Pope Francis has warned followers “there is no such thing as harmless disinformation” in a significant new message about the dangers of “fake news.” 

“None of us can feel exempted from the duty of countering these falsehoods,” Francis wrote on 24 January 2018, in a special address for World Communications Day. 

The effectiveness of fake news is primarily due to its ability to mimic real news, to seem plausible. …This false but believable news is “captious”, inasmuch as it grasps people’s attention by appealing to stereotypes and common social prejudices, and exploiting instantaneous emotions like anxiety, contempt, anger and frustration. 

The Holy Father also appeared to approve of political efforts to counter the dissemination of misinformation, saying “praiseworthy too are those institutional and legal initiatives aimed at developing regulations for curbing the phenomenon.”

The European Commission has set up a high-profile expert working group in order to devise a European Union strategy to tackle the spread of fake news, and there have been proposals for regulatory crackdowns in France, Germany, Italy and the U.K. 

Pope Francis reserved perhaps his toughest criticism for those who create and distribute deliberately-fabricated pseudo-news, condemning what he called their “snake-tactics,” and comparing them to the serpent in the Biblical Garden of Eden, who tricked Eve by assuring her that—contrary to God’s word—she would not die if she ate from the tree of the knowledge of good and evil. 

We need to unmask what could be called the “snake-tactics” used by those who disguise themselves in order to strike at any time and place. This was the strategy employed by the “crafty serpent” in the Book of Genesis, who, at the dawn of humanity, created the first fake news (cf. Gen 3:1-15), which began the tragic history of human sin.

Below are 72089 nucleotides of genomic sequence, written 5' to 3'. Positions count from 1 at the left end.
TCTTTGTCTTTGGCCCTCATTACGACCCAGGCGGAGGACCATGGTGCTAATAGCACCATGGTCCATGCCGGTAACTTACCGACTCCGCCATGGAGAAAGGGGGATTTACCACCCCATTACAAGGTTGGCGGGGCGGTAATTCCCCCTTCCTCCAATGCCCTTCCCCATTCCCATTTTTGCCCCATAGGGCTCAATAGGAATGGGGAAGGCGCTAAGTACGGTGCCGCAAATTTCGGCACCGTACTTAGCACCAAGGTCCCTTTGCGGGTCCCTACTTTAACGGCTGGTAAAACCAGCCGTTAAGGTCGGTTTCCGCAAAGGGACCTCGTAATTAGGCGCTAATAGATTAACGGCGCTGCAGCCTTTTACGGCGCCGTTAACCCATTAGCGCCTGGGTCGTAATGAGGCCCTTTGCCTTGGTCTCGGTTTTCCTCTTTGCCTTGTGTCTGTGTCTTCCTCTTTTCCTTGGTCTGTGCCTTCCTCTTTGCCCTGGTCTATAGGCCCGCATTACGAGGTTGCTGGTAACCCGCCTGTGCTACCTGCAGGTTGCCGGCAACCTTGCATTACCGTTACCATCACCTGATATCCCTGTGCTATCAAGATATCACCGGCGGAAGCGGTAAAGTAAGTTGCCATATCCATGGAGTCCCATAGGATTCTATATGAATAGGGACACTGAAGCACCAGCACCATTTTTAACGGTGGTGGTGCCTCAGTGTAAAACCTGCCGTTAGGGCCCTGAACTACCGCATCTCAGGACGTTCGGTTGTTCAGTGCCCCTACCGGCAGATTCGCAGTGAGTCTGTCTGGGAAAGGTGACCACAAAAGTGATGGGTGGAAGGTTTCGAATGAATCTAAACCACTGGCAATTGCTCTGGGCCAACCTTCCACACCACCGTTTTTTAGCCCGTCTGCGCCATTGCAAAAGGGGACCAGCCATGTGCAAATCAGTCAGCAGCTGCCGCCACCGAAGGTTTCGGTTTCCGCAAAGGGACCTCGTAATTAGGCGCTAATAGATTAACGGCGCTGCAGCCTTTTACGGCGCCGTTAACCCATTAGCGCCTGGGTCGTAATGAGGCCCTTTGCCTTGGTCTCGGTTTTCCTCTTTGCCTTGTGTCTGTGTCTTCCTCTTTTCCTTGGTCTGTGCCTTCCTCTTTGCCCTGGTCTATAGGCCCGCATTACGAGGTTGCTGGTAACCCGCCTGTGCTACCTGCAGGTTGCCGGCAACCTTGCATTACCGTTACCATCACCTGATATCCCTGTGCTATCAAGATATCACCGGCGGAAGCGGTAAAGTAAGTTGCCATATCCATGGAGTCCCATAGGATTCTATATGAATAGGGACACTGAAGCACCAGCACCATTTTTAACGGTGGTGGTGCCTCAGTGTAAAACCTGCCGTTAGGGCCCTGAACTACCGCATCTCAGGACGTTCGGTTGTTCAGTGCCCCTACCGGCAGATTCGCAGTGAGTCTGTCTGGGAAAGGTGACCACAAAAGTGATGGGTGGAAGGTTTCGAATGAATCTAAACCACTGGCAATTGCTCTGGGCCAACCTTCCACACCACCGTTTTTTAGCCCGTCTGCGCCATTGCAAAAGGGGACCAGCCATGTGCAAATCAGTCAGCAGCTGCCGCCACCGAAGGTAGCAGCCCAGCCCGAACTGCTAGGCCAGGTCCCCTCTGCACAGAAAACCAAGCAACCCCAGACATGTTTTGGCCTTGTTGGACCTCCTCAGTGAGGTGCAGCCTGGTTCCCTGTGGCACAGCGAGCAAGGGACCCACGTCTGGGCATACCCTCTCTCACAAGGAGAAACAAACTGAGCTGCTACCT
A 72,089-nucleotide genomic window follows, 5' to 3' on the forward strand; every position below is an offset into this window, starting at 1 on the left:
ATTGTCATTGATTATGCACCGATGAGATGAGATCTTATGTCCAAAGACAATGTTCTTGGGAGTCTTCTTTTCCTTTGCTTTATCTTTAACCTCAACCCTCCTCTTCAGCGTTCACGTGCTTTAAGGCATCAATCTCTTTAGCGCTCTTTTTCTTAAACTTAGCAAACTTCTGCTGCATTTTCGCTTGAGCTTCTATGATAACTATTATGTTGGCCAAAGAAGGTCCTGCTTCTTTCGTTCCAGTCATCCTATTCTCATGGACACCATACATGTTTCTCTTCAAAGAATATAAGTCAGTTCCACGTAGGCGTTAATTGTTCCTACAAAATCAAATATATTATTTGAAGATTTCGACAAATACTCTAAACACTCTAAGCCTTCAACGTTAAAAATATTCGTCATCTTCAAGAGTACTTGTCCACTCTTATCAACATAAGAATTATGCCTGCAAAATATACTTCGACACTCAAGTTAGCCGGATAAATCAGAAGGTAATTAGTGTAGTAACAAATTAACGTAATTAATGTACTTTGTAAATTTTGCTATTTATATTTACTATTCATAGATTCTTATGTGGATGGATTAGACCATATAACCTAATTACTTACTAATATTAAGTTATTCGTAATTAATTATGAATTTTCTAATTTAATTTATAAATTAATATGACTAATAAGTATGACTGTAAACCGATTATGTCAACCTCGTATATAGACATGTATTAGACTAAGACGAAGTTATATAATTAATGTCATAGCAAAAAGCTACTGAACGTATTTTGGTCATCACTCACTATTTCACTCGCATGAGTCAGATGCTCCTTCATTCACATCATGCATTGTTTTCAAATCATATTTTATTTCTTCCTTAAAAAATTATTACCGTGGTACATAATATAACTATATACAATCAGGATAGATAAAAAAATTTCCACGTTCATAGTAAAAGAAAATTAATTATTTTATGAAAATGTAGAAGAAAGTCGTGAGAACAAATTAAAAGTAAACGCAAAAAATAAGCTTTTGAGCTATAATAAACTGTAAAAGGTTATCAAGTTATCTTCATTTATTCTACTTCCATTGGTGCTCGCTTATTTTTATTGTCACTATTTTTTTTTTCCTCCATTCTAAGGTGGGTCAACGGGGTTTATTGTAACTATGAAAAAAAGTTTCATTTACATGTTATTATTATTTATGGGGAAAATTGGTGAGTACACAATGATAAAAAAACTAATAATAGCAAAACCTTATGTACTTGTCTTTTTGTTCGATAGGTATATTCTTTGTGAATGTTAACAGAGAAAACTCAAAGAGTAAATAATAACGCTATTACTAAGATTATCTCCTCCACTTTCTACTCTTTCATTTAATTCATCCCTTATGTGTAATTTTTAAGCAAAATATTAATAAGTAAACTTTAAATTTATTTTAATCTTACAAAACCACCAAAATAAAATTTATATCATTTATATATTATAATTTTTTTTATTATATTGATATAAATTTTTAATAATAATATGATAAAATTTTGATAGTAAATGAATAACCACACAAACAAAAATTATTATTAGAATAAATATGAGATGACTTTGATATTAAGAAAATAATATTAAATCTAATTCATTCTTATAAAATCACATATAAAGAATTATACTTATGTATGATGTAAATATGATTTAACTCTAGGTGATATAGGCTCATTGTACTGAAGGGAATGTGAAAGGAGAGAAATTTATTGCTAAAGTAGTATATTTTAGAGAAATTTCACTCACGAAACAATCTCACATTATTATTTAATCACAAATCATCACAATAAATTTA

Francis also had some stern words for the news media, calling journalists “the protectors of news” and saying they bore a “weighty responsibility” to uphold truth and accuracy in their work. 

In today’s world, theirs is, in every sense, not just a job; it is a mission. Amid feeding frenzies and the mad rush for a scoop, they must remember that the heart of information is not the speed with which it is reported or its audience impact, but persons. Informing others means forming others; it means being in touch with people’s lives. That is why ensuring the accuracy of sources and protecting communication are real means of promoting goodness, generating trust, and opening the way to communion and peace.

Journalism, the Pontiff added, should be “created by people, for people,” and should turn away from “falsehoods, rhetorical slogans, and sensational headlines.”

A journalism less concentrated on breaking news than on exploring the underlying causes of conflicts, in order to promote deeper understanding and contribute to their resolution by setting in place virtuous processes. A journalism committed to pointing out alternatives to the escalation of shouting matches and verbal violence.

Pope Francis has himself been the subject of several fake news stories and hoaxes in recent years, including false reports that he had endorsed Donald Trump, Hillary Clinton and Bernie Sanders during the 2016 presidential election. 

Pope Francis.  “Message of His Holiness Pope Francis for World Communications Day.”
  Vatican Publishing House.  24 January 2018.

European Commission.  “Experts Appointed to the High-Level Group on Fake News and Online Disinformation.”
  European Commission.  12 January 2018.

Funke, Daniel.  “Don’t Put Too Much Hope in EU Legislation Against Fake News.”
  Poynter.  22 November 2017.

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